Get Help:Ask a Question in our Forums|Report a Bug|More Help Resources
Last post Dec 30, 2011 05:05 PM by naziml
Dec 29, 2011 02:46 PM|LINK
From the bulletin:
"Sites that disallow application/x-www-form-urlencoded or multipart/form-data HTTP content types are not vulnerable"
What does this mean, and how can I determine if my sites fall into this category?
Dec 29, 2011 06:08 PM|LINK
A very good place to watch for news on this topic is Scott Gu's blog here:
I see a question posted as a comment to his blog that looks like what you're asking - so you've probably already found that blog.
Note that multipart/form-data is used when your site accepts file uploads. So if you are accepting file uploads to your site, then we should assume that you have not disallowed that content type. Keep in mind though that if your site does not offer
file upload functionality, it does not mean that the content types noted above have actually been
disallowed. Disallowing those content types would need to be a specific action you would have taken when setting up the site and it appears that disallowing those content types is something that could be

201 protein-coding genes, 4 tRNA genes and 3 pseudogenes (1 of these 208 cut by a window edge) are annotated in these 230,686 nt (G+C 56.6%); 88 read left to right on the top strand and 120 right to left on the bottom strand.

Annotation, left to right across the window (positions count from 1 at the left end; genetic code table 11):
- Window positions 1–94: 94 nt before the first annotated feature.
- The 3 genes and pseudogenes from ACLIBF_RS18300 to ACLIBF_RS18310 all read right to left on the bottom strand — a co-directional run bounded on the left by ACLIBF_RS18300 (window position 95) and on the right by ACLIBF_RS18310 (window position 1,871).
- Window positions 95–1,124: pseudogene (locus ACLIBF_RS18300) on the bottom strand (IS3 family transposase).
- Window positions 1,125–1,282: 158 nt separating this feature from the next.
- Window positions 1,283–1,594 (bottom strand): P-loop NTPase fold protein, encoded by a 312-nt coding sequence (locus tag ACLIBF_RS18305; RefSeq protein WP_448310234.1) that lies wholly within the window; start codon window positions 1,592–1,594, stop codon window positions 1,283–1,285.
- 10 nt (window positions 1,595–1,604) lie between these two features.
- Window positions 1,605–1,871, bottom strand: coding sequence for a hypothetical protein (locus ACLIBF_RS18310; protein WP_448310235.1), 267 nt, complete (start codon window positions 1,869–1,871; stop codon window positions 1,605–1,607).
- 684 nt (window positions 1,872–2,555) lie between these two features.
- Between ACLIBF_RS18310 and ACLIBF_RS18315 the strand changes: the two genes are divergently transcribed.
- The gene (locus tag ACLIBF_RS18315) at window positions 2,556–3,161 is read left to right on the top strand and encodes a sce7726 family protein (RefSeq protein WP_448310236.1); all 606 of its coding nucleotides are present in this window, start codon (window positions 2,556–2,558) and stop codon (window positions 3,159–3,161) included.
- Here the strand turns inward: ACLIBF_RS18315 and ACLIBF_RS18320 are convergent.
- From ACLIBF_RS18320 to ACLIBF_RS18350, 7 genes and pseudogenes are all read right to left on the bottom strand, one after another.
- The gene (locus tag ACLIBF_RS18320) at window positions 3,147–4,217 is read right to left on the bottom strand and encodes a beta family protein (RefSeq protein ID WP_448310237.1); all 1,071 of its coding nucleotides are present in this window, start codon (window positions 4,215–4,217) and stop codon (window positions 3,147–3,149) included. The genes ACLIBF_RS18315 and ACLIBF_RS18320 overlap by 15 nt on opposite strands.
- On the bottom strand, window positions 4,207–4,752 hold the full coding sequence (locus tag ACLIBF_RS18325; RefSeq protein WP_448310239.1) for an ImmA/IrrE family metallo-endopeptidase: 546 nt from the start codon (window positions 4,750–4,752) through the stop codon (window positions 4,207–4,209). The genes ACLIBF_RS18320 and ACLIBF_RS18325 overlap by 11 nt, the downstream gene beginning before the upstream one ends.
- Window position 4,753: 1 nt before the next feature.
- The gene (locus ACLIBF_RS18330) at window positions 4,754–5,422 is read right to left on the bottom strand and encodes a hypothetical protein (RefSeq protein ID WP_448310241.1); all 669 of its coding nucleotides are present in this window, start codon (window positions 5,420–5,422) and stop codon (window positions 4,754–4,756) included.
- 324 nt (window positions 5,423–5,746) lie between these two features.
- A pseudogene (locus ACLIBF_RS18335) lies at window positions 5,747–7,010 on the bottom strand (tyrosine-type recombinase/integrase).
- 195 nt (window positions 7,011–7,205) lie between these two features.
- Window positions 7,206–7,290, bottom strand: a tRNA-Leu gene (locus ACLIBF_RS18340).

done with your firewall.
Dec 29, 2011 06:21 PM|LINK
Thanks for the insightful answer. Does application/x-www-form-urlencoded also apply to file uploads?
Dec 29, 2011 06:29 PM|LINK
The content type application/x-www-form-urlencoded is used when doing a standard POST. So is sometihng that i'd suspect all sites would support unless you've gone out of your way to limit your site to simple GET requests.
Ultimately, as soon as the Security update is released, I think you would want to look at getting it applied asap.
this little exerp from the security advisory probably says it most succinctly:
How do I know if my service is vulnerable?
Any version of ASP.NET is vulnerable if form submission is enabled using the HTTP POST method, which is the default configuration. Specially crafted HTTP GET requests do not cause the issue. .NET functionality other than ASP.NET, including client-side functionality,
is not affected.
Dec 30, 2011 05:05 PM|LINK
@HelloThar Not typically. That is usually for form POSTs.